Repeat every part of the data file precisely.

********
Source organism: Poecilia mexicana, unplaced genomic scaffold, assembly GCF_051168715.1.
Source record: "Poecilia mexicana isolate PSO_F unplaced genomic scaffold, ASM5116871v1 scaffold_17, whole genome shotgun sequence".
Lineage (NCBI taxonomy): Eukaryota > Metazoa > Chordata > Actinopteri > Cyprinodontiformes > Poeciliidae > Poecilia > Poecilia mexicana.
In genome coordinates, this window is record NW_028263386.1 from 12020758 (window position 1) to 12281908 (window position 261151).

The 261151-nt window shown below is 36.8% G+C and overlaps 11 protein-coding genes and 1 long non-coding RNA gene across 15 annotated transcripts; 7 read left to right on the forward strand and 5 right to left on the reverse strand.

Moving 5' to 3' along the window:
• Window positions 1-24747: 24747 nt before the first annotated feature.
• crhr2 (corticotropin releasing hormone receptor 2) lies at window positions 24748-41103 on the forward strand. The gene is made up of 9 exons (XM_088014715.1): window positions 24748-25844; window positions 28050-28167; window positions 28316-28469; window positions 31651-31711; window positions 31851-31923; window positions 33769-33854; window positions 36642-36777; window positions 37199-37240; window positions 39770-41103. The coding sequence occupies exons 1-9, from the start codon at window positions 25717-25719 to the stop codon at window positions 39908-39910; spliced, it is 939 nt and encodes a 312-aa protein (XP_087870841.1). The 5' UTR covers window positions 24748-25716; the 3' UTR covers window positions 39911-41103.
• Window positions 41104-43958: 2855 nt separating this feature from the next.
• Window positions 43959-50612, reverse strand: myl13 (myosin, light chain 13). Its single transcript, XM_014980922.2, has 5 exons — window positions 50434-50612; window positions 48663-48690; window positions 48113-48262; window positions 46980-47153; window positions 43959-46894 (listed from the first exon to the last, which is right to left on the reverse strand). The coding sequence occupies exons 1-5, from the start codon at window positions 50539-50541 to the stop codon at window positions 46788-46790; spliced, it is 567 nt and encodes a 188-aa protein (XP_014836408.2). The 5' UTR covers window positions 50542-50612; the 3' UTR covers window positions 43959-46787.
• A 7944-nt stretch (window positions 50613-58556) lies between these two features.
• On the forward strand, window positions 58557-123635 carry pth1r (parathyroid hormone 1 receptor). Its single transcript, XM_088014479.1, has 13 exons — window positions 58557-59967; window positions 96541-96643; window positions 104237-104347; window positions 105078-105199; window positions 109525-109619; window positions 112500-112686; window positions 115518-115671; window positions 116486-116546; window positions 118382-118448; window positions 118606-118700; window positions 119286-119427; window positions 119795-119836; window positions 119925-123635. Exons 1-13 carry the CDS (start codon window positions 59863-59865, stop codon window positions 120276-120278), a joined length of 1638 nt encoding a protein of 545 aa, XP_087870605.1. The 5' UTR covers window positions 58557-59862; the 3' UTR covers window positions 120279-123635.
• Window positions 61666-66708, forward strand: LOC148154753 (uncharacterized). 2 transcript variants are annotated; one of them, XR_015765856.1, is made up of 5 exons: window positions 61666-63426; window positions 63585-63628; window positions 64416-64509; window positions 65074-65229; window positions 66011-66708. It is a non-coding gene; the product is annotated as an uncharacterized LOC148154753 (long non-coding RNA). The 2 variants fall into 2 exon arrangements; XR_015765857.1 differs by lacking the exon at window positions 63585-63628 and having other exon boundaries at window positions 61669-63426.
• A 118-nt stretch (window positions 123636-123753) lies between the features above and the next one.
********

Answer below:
Source organism: Poecilia mexicana, unplaced genomic scaffold, assembly GCF_051168715.1.
Source record: "Poecilia mexicana isolate PSO_F unplaced genomic scaffold, ASM5116871v1 scaffold_17, whole genome shotgun sequence".
Lineage (NCBI taxonomy): Eukaryota > Metazoa > Chordata > Actinopteri > Cyprinodontiformes > Poeciliidae > Poecilia > Poecilia mexicana.
In genome coordinates, this window is record NW_028263386.1 from 12020758 (window position 1) to 12281908 (window position 261151).

The 261151-nt window shown below is 36.8% G+C and overlaps 11 protein-coding genes and 1 long non-coding RNA gene across 15 annotated transcripts; 7 read left to right on the forward strand and 5 right to left on the reverse strand.

Moving 5' to 3' along the window:
• Window positions 1-24747: 24747 nt before the first annotated feature.
• crhr2 (corticotropin releasing hormone receptor 2) lies at window positions 24748-41103 on the forward strand. The gene is made up of 9 exons (XM_088014715.1): window positions 24748-25844; window positions 28050-28167; window positions 28316-28469; window positions 31651-31711; window positions 31851-31923; window positions 33769-33854; window positions 36642-36777; window positions 37199-37240; window positions 39770-41103. The coding sequence occupies exons 1-9, from the start codon at window positions 25717-25719 to the stop codon at window positions 39908-39910; spliced, it is 939 nt and encodes a 312-aa protein (XP_087870841.1). The 5' UTR covers window positions 24748-25716; the 3' UTR covers window positions 39911-41103.
• Window positions 41104-43958: 2855 nt separating this feature from the next.
• Window positions 43959-50612, reverse strand: myl13 (myosin, light chain 13). Its single transcript, XM_014980922.2, has 5 exons — window positions 50434-50612; window positions 48663-48690; window positions 48113-48262; window positions 46980-47153; window positions 43959-46894 (listed from the first exon to the last, which is right to left on the reverse strand). The coding sequence occupies exons 1-5, from the start codon at window positions 50539-50541 to the stop codon at window positions 46788-46790; spliced, it is 567 nt and encodes a 188-aa protein (XP_014836408.2). The 5' UTR covers window positions 50542-50612; the 3' UTR covers window positions 43959-46787.
• A 7944-nt stretch (window positions 50613-58556) lies between these two features.
• On the forward strand, window positions 58557-123635 carry pth1r (parathyroid hormone 1 receptor). Its single transcript, XM_088014479.1, has 13 exons — window positions 58557-59967; window positions 96541-96643; window positions 104237-104347; window positions 105078-105199; window positions 109525-109619; window positions 112500-112686; window positions 115518-115671; window positions 116486-116546; window positions 118382-118448; window positions 118606-118700; window positions 119286-119427; window positions 119795-119836; window positions 119925-123635. Exons 1-13 carry the CDS (start codon window positions 59863-59865, stop codon window positions 120276-120278), a joined length of 1638 nt encoding a protein of 545 aa, XP_087870605.1. The 5' UTR covers window positions 58557-59862; the 3' UTR covers window positions 120279-123635.
• Window positions 61666-66708, forward strand: LOC148154753 (uncharacterized). 2 transcript variants are annotated; one of them, XR_015765856.1, is made up of 5 exons: window positions 61666-63426; window positions 63585-63628; window positions 64416-64509; window positions 65074-65229; window positions 66011-66708. It is a non-coding gene; the product is annotated as an uncharacterized LOC148154753 (long non-coding RNA). The 2 variants fall into 2 exon arrangements; XR_015765857.1 differs by lacking the exon at window positions 63585-63628 and having other exon boundaries at window positions 61669-63426.
• A 118-nt stretch (window positions 123636-123753) lies between the features above and the next one.